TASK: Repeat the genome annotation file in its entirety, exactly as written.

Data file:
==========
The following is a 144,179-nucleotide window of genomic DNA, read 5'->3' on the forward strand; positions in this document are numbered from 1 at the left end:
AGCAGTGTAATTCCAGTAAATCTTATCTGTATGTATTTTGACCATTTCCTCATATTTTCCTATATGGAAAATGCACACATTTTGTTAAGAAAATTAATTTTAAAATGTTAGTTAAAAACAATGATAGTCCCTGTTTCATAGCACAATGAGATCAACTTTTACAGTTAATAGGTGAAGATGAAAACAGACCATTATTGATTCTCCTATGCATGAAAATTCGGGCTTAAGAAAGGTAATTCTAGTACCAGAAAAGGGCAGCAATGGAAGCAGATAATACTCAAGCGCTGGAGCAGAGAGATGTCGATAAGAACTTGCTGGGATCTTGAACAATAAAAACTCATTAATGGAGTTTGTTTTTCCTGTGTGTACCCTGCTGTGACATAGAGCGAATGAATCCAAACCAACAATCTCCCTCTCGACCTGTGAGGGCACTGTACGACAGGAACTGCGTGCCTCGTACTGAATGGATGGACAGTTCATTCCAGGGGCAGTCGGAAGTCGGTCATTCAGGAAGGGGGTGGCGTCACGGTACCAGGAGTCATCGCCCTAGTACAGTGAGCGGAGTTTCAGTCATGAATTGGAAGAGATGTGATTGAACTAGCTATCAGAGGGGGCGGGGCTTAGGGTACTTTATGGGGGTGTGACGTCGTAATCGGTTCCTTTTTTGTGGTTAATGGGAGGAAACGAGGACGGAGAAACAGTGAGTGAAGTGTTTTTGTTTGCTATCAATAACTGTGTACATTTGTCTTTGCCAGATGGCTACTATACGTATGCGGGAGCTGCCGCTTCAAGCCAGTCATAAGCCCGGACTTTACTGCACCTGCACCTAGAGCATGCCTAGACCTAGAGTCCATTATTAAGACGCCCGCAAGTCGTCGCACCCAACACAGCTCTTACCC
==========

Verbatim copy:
The following is a 144,179-nucleotide window of genomic DNA, read 5'->3' on the forward strand; positions in this document are numbered from 1 at the left end:
AGCAGTGTAATTCCAGTAAATCTTATCTGTATGTATTTTGACCATTTCCTCATATTTTCCTATATGGAAAATGCACACATTTTGTTAAGAAAATTAATTTTAAAATGTTAGTTAAAAACAATGATAGTCCCTGTTTCATAGCACAATGAGATCAACTTTTACAGTTAATAGGTGAAGATGAAAACAGACCATTATTGATTCTCCTATGCATGAAAATTCGGGCTTAAGAAAGGTAATTCTAGTACCAGAAAAGGGCAGCAATGGAAGCAGATAATACTCAAGCGCTGGAGCAGAGAGATGTCGATAAGAACTTGCTGGGATCTTGAACAATAAAAACTCATTAATGGAGTTTGTTTTTCCTGTGTGTACCCTGCTGTGACATAGAGCGAATGAATCCAAACCAACAATCTCCCTCTCGACCTGTGAGGGCACTGTACGACAGGAACTGCGTGCCTCGTACTGAATGGATGGACAGTTCATTCCAGGGGCAGTCGGAAGTCGGTCATTCAGGAAGGGGGTGGCGTCACGGTACCAGGAGTCATCGCCCTAGTACAGTGAGCGGAGTTTCAGTCATGAATTGGAAGAGATGTGATTGAACTAGCTATCAGAGGGGGCGGGGCTTAGGGTACTTTATGGGGGTGTGACGTCGTAATCGGTTCCTTTTTTGTGGTTAATGGGAGGAAACGAGGACGGAGAAACAGTGAGTGAAGTGTTTTTGTTTGCTATCAATAACTGTGTACATTTGTCTTTGCCAGATGGCTACTATACGTATGCGGGAGCTGCCGCTTCAAGCCAGTCATAAGCCCGGACTTTACTGCACCTGCACCTAGAGCATGCCTAGACCTAGAGTCCATTATTAAGACGCCCGCAAGTCGTCGCACCCAACACAGCTCTTACCC